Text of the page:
Once you have some background information on your historical figure (see the "Reference Tab" for potential sources), try searching the 5 College Catalog for relevant books. You might search for writings by the person by using the "Author (last name first)" option. You might also search for books about the person by using the "Subject begins with" option (also using the last name first).
For an overview of what to include in your annotated bibliography, you might refer to Lucy Scribner Library's "Writing an Annotated Bibliography" (from Skidmore College).
America, History & Life (1964 to present)
Covers the world's scholarly literature on the history and culture of the United States and Canada.
Historical Abstracts with Full Text (1955 to present)
Scholarly literature about world history since 1450 (excluding the United States and Canada).
Discover: Start here for books, articles & more
Simultaneously search research databases plus the Five Colleges Libraries Catalog to find full-text articles, books and more.
You might also refer to the Research Guide relevant to your historical figure to see what the most important databases are in that discipline (i.e., art, music, literature, etc.). A quick search in Discover might also give you a sense of what the most appropriate database would be (in your search results, the original database is listed right above the "Add to folder" link).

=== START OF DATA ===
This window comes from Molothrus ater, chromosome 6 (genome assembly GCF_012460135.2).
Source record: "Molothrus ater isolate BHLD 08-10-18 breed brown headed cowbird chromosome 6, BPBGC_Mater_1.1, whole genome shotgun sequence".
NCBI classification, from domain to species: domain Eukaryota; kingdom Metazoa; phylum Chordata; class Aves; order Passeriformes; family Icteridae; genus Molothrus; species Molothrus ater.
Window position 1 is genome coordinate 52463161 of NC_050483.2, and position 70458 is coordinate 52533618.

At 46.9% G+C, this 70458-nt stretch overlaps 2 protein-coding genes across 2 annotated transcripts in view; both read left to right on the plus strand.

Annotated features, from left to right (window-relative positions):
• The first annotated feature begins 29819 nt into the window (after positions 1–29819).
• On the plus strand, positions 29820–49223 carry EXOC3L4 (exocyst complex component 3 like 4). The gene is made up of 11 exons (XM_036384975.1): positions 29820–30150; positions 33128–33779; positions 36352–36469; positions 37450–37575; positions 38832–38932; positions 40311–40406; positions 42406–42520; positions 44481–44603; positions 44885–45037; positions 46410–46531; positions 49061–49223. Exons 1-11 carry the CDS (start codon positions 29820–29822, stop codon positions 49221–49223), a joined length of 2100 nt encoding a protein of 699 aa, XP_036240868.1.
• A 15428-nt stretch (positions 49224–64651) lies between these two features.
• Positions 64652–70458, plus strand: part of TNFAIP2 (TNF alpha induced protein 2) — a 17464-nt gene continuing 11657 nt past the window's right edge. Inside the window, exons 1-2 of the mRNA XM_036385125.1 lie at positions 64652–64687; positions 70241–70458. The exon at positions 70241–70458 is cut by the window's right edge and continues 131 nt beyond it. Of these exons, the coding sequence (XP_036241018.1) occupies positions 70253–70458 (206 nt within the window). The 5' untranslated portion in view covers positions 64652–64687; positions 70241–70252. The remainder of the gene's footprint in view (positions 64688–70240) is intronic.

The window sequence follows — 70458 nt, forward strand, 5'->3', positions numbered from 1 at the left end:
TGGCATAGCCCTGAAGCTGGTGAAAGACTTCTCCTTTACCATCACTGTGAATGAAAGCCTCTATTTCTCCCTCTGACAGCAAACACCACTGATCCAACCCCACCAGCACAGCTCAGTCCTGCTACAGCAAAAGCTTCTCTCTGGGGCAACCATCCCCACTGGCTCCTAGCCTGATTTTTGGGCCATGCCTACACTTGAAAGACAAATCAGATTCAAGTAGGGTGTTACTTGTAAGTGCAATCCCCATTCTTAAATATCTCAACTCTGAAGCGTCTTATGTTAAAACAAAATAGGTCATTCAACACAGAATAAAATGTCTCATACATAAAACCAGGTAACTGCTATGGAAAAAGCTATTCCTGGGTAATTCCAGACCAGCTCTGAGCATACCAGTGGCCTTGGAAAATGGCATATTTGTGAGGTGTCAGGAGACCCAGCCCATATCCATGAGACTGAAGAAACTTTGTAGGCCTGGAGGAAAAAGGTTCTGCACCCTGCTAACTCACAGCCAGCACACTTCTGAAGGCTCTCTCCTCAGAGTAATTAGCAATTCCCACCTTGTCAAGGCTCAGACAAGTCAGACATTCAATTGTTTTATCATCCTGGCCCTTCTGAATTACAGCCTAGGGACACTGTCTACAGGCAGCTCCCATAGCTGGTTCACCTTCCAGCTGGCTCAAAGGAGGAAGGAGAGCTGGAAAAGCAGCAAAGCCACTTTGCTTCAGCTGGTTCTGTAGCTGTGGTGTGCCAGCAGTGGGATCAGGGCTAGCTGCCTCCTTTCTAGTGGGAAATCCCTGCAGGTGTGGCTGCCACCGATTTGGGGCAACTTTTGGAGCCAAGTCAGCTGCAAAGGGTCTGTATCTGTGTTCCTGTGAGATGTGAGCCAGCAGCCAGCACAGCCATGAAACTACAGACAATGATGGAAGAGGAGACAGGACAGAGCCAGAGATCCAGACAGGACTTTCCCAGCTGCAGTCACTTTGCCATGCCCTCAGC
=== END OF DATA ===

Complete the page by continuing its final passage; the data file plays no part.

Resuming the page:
American National Biography
Information on over 17,400 men and women.
Important scholarly encyclopedia for all aspects of Judaic studies.
Gale Virtual Reference Library
70 reference e-books, including multivolume works like the Encyclopedia of Religion, American Decades, and more.
Primary Sources Research Guide
See, especially, the section on finding primary sources in the catalog. Combining subject headings, as discussed on the "Overview" tab of this course guide, with primary source subheadings will often yield relevant results.
Historical Newspapers (ProQuest)
Combined search of the historic Boston Globe, Los Angeles Times, New York Times, and Washington Post. Use the "Date range" feature to focus on the historical period of interest.